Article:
Christopher J. Colloca, D.C.

“The fact that a reflex arc from mechanoreceptors in the spinal ligaments, disc, and joint capsule exists is an emerging concept. It is conceivable, therefore, that such reflex muscular activation bears a major responsibility for maintaining ongoing spine stability.”

Solomonow et al. 1999 Volvo Award Winner in Biomechanical Studies Biomechanics of Increased Exposure to Lumbar Injury Caused by Cyclic Loading: Part 1. Loss of Reflexive Muscular Stabilitzation. Spine 1999; 24(23):2426.

Spinal Stability & Vertebral Subluxation

Traditional concepts of spine stability have placed great emphasis of the role of the discoligamentous integrity in maintaining spine stability. However, the passive discs and ligaments of the spine have more recently been found to represent a secondary stabilizing system, as the spinal musculature has come to the forefront as the primary structure associated with spinal stability (GardnerMorse and Stokes, 1998;GardnerMorse et al., 1995;Granata and Marras, 1995;Panjabi, 1992;McGill and Norman, 1986).

The musculature and the viscoelastic tissues of the spine, however, function synergistically, so that the desired movement is accomplished while the stability of the spine is preserved (Panjabi, 1992).

Recent evidence has demonstrated reflexogenic mechanisms from mechanosensitive afferents located in the spinal ligaments, discs, and facet capsules acting in concert with the lumbar multifidus and longissimus muscles in humans(Colloca et al., 2000;Solomonow et al., 1998) and in feline (Pickar and McLain, 1995;Stubbs et al., 1998;Solomonow et al., 1998), and porcine (Indahl et al., 1997;Indahl et al., 1995) models.

In these studies, strain of the lumbar viscoelastic structures was shown to excite the respective mechanoreceptive afferents and reflexively contract the multifidus muscles of the distracted functional spinal unit (FSU).

Activation to a lesser extent of the multifidus muscles of two to three levels above and below the tested FSU were subsequently also observed. Such muscular forces provide sufficient stiffness to prevent excessive displacement of several vertebrae relative to each other and the consequent possible injury (Solomonow et al., 1998;Williams et al., 2000).

Of the many definitions that exist, excessive displacement or abnormal stress or strain resulting in dysfunction of an FSU is known as vertebral subluxation within the chiropractic profession.

Chiropratic Adjustment & Neuromuscular Reflexes: Original Research

Beneficial effects of chiropractic adjustments are thought to arise from a variety of mechanical and physiological mechanisms.
Of the many theories set forth to explain such mechanisms of spinal manipulation, stimulating or “resetting” of the somatosensory system and presynaptic inhibition of nociception are popular explanations today.

Our group and others have begun research investigating spinal neuromuscular reflex responses associated with chiropractic adjustments.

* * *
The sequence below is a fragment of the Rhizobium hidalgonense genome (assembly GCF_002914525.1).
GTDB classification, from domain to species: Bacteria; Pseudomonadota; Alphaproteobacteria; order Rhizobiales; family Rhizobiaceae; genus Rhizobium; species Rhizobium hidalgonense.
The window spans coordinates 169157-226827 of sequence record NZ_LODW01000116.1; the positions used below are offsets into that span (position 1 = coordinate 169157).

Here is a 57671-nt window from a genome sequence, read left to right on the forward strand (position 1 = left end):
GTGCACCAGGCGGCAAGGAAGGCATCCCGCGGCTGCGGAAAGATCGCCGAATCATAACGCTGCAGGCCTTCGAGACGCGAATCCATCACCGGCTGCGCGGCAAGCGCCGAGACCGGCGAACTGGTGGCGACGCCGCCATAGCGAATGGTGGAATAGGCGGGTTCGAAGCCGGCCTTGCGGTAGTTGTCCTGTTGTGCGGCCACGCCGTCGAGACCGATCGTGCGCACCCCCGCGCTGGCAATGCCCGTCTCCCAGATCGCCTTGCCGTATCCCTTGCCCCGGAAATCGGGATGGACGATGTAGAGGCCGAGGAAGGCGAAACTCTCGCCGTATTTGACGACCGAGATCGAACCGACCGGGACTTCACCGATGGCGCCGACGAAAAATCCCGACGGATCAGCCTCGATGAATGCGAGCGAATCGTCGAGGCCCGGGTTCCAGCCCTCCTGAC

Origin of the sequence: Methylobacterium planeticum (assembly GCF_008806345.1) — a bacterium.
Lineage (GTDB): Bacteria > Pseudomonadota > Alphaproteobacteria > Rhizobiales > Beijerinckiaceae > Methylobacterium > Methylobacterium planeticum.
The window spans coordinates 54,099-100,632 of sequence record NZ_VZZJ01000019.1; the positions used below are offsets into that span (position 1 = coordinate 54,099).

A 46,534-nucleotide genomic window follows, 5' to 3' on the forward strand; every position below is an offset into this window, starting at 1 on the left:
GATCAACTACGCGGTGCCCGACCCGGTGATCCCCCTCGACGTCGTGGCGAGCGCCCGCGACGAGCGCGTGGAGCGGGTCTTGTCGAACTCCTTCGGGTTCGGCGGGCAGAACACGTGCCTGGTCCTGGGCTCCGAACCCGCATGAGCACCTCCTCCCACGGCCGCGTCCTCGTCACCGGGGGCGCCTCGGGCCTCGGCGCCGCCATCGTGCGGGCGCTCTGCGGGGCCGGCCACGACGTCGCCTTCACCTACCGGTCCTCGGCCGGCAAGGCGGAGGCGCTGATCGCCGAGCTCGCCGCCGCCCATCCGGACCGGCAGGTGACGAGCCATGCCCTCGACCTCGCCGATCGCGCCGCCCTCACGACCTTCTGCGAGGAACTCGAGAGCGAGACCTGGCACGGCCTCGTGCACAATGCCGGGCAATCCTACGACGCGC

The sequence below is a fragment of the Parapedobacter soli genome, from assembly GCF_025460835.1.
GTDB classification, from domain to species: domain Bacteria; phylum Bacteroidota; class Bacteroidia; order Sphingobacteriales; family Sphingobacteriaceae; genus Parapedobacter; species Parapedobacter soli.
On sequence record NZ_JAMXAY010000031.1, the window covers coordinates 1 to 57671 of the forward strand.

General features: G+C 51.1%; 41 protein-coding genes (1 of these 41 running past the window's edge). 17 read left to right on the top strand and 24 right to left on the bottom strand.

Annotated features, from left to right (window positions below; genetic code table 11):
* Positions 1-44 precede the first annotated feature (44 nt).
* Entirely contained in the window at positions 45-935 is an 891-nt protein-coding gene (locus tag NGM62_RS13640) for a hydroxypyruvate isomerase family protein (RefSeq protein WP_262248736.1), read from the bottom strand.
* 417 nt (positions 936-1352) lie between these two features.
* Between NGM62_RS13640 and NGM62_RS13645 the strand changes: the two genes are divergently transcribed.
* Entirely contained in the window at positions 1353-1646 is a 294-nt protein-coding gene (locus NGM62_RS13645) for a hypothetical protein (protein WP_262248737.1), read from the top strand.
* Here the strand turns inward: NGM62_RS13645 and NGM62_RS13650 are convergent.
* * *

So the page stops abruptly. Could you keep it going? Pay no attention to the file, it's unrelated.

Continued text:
By placing surface electrodes on the skin overlying the erector spinae muscle group, we can record electromyographic (sEMG) signals in response to chiropractic adjustments.

We begin by recording baseline measurements from the prone laying patient by having them extend their trunk and shoulders off of the table and holding an isometric trunk extension effort for 3 seconds.

Once the appropriate gain settings are adjusted, we then begin a protocol consisting of three repeated isometric trunk extensions with 5 seconds rest between efforts. We later average this data to determine each individual subjects muscular output to compare the subsequent reflex responses.

Using a modified spinal adjusting instrument equipped with an impedance head (Keller et al., 1999) we are then able to deliver chiropractic adjustments to the spine and measure the precise forcetime relationship to the resultant neuromuscular reflex response.

In this manner neuromuscular reflex responses can be evaluated in comparison to baseline recordings or as a function of their percentage of trunk extension effort.

To date, we have recorded neuromuscular reflex responses to over 2,000 chiropractic adjustments in clinically relevant patients in my office.

Our work has corroborated the findings of others in asymptomatic subjects (Herzog et al., 1999;Symons et al., 2000) in actual patients that consistent neuromuscular reflex responses occur in response to chiropractic adjustments.

While the majority of our work has taken place in the lumbar spine, we have also begun to investigate neuromuscular reflex responses the thoracic and cervical spine.

Dr. Keller and I have categorized the reflex responses and begun to compare them to contact point, and patient’s pain, disability and functional status.

More recently, we have measured neuromuscular reflexes using needle probe electromyography.